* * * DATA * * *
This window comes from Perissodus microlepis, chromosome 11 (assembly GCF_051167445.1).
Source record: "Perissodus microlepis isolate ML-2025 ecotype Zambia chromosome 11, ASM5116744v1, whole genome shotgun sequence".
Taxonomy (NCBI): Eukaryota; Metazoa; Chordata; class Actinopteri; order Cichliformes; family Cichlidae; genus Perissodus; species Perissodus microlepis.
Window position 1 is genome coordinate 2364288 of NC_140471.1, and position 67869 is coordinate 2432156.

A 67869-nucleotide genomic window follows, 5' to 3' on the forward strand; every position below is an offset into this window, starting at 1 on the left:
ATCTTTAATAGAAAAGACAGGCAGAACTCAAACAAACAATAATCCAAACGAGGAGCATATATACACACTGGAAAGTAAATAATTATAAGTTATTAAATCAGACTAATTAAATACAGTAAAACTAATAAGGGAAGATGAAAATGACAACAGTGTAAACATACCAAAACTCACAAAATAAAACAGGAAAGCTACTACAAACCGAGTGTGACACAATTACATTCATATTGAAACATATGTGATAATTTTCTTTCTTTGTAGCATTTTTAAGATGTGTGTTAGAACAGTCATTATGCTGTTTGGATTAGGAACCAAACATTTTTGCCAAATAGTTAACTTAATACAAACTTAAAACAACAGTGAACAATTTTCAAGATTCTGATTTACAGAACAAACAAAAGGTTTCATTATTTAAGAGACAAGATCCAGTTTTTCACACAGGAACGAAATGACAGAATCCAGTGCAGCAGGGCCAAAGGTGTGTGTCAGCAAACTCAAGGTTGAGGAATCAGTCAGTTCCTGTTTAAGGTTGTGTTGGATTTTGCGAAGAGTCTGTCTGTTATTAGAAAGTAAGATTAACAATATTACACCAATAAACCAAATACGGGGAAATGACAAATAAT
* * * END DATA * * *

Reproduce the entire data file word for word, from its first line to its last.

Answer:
This window comes from Perissodus microlepis, chromosome 11 (assembly GCF_051167445.1).
Source record: "Perissodus microlepis isolate ML-2025 ecotype Zambia chromosome 11, ASM5116744v1, whole genome shotgun sequence".
Taxonomy (NCBI): Eukaryota; Metazoa; Chordata; class Actinopteri; order Cichliformes; family Cichlidae; genus Perissodus; species Perissodus microlepis.
Window position 1 is genome coordinate 2364288 of NC_140471.1, and position 67869 is coordinate 2432156.

A 67869-nucleotide genomic window follows, 5' to 3' on the forward strand; every position below is an offset into this window, starting at 1 on the left:
ATCTTTAATAGAAAAGACAGGCAGAACTCAAACAAACAATAATCCAAACGAGGAGCATATATACACACTGGAAAGTAAATAATTATAAGTTATTAAATCAGACTAATTAAATACAGTAAAACTAATAAGGGAAGATGAAAATGACAACAGTGTAAACATACCAAAACTCACAAAATAAAACAGGAAAGCTACTACAAACCGAGTGTGACACAATTACATTCATATTGAAACATATGTGATAATTTTCTTTCTTTGTAGCATTTTTAAGATGTGTGTTAGAACAGTCATTATGCTGTTTGGATTAGGAACCAAACATTTTTGCCAAATAGTTAACTTAATACAAACTTAAAACAACAGTGAACAATTTTCAAGATTCTGATTTACAGAACAAACAAAAGGTTTCATTATTTAAGAGACAAGATCCAGTTTTTCACACAGGAACGAAATGACAGAATCCAGTGCAGCAGGGCCAAAGGTGTGTGTCAGCAAACTCAAGGTTGAGGAATCAGTCAGTTCCTGTTTAAGGTTGTGTTGGATTTTGCGAAGAGTCTGTCTGTTATTAGAAAGTAAGATTAACAATATTACACCAATAAACCAAATACGGGGAAATGACAAATAAT